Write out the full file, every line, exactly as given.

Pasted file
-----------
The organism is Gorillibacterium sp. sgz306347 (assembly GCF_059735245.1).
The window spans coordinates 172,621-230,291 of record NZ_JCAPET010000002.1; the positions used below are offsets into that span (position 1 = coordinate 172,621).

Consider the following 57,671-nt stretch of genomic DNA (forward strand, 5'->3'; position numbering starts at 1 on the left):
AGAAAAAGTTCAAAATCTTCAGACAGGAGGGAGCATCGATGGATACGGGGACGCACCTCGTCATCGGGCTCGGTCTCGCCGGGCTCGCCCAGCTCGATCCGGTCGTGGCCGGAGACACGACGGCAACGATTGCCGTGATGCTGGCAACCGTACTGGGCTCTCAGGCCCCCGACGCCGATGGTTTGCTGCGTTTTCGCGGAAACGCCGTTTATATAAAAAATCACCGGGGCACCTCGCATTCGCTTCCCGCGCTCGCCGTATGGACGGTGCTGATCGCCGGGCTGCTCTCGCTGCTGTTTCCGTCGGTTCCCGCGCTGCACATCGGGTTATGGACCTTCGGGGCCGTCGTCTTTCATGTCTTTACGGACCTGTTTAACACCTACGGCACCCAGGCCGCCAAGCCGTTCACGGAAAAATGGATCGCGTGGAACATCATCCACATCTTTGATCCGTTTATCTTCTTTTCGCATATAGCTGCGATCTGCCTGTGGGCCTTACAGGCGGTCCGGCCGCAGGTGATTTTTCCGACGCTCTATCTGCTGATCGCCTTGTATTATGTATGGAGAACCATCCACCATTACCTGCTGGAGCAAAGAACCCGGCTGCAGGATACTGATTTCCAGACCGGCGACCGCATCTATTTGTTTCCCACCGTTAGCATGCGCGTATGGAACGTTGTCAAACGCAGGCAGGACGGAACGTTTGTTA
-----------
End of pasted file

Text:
The organism is Gorillibacterium sp. sgz306347 (assembly GCF_059735245.1).
The window spans coordinates 172,621-230,291 of record NZ_JCAPET010000002.1; the positions used below are offsets into that span (position 1 = coordinate 172,621).

Consider the following 57,671-nt stretch of genomic DNA (forward strand, 5'->3'; position numbering starts at 1 on the left):
AGAAAAAGTTCAAAATCTTCAGACAGGAGGGAGCATCGATGGATACGGGGACGCACCTCGTCATCGGGCTCGGTCTCGCCGGGCTCGCCCAGCTCGATCCGGTCGTGGCCGGAGACACGACGGCAACGATTGCCGTGATGCTGGCAACCGTACTGGGCTCTCAGGCCCCCGACGCCGATGGTTTGCTGCGTTTTCGCGGAAACGCCGTTTATATAAAAAATCACCGGGGCACCTCGCATTCGCTTCCCGCGCTCGCCGTATGGACGGTGCTGATCGCCGGGCTGCTCTCGCTGCTGTTTCCGTCGGTTCCCGCGCTGCACATCGGGTTATGGACCTTCGGGGCCGTCGTCTTTCATGTCTTTACGGACCTGTTTAACACCTACGGCACCCAGGCCGCCAAGCCGTTCACGGAAAAATGGATCGCGTGGAACATCATCCACATCTTTGATCCGTTTATCTTCTTTTCGCATATAGCTGCGATCTGCCTGTGGGCCTTACAGGCGGTCCGGCCGCAGGTGATTTTTCCGACGCTCTATCTGCTGATCGCCTTGTATTATGTATGGAGAACCATCCACCATTACCTGCTGGAGCAAAGAACCCGGCTGCAGGATACTGATTTCCAGACCGGCGACCGCATCTATTTGTTTCCCACCGTTAGCATGCGCGTATGGAACGTTGTCAAACGCAGGCAGGACGGAACGTTTGTTA